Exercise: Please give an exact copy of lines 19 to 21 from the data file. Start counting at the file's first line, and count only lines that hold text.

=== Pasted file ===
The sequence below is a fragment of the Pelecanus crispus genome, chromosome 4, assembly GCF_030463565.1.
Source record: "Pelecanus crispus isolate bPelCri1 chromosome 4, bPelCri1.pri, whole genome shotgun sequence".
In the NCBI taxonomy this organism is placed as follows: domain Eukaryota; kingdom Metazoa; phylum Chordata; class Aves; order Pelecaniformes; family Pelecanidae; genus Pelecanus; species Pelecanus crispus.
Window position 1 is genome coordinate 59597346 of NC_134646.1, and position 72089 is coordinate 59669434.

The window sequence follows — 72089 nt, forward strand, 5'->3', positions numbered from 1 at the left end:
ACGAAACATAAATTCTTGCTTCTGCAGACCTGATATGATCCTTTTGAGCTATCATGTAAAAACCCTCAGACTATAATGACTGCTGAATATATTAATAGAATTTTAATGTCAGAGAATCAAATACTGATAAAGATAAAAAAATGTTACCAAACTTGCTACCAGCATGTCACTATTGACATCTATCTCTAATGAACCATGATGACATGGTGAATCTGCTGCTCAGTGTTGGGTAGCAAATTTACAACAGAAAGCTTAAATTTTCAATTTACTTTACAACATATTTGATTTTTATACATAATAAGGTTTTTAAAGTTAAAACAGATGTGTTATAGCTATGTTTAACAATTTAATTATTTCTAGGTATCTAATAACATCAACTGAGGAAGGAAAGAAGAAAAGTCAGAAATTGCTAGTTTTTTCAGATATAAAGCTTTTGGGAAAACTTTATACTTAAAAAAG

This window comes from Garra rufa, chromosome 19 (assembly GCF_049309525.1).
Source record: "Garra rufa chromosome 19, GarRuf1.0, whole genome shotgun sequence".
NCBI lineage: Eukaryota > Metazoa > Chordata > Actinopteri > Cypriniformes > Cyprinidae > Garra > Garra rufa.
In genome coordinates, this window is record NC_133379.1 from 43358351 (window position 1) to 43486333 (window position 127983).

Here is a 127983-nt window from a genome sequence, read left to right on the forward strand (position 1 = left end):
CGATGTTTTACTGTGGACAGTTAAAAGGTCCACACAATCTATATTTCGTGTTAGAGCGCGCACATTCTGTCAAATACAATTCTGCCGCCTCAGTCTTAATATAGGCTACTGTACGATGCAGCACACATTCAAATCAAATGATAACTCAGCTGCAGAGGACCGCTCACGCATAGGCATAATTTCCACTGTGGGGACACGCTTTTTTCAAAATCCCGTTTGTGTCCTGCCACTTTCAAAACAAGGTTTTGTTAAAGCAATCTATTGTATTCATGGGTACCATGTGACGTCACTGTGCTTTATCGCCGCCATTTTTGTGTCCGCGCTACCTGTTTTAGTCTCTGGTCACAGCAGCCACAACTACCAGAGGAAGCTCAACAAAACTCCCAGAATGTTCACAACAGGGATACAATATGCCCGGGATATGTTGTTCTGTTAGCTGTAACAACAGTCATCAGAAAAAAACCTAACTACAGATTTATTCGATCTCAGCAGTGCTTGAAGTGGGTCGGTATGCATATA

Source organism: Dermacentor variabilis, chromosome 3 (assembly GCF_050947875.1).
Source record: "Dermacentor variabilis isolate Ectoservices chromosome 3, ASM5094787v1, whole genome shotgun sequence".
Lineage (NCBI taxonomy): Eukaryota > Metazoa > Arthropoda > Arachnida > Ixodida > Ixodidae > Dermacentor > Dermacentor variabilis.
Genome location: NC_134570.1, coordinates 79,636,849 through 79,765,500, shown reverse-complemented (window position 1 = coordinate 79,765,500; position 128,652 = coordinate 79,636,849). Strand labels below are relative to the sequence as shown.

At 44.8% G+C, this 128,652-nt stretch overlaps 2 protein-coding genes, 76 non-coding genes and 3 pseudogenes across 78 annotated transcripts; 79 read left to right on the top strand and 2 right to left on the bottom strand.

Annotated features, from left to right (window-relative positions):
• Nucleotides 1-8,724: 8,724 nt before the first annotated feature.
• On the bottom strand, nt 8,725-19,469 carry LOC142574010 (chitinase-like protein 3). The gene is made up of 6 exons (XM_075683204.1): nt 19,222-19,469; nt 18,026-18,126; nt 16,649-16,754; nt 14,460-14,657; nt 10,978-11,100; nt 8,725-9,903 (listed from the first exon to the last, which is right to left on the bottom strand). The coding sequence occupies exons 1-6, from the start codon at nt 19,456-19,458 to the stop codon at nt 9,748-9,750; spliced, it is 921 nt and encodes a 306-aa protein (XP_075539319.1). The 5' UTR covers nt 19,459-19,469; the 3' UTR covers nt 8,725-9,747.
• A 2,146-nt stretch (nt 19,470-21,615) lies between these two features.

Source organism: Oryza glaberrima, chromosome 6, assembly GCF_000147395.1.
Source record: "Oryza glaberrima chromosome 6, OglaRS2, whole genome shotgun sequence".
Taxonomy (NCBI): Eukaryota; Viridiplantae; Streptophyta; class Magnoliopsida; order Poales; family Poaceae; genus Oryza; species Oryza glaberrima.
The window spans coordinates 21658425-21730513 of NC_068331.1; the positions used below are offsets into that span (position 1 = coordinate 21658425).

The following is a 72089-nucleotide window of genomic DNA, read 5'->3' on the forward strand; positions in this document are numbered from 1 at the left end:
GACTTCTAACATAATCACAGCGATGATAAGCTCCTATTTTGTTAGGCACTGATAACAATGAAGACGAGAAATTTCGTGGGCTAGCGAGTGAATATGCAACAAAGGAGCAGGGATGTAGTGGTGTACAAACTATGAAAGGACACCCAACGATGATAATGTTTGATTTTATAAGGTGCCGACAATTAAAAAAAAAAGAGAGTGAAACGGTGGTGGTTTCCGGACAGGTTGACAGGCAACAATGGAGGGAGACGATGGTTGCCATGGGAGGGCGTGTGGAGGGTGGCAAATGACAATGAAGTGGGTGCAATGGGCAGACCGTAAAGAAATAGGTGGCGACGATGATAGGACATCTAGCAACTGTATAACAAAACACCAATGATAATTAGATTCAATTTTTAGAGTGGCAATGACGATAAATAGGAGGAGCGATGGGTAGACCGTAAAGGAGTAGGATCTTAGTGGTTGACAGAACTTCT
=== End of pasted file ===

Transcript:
• Nucleotides 1-8,724: 8,724 nt before the first annotated feature.
• On the bottom strand, nt 8,725-19,469 carry LOC142574010 (chitinase-like protein 3). The gene is made up of 6 exons (XM_075683204.1): nt 19,222-19,469; nt 18,026-18,126; nt 16,649-16,754; nt 14,460-14,657; nt 10,978-11,100; nt 8,725-9,903 (listed from the first exon to the last, which is right to left on the bottom strand). The coding sequence occupies exons 1-6, from the start codon at nt 19,456-19,458 to the stop codon at nt 9,748-9,750; spliced, it is 921 nt and encodes a 306-aa protein (XP_075539319.1). The 5' UTR covers nt 19,459-19,469; the 3' UTR covers nt 8,725-9,747.
• A 2,146-nt stretch (nt 19,470-21,615) lies between these two features.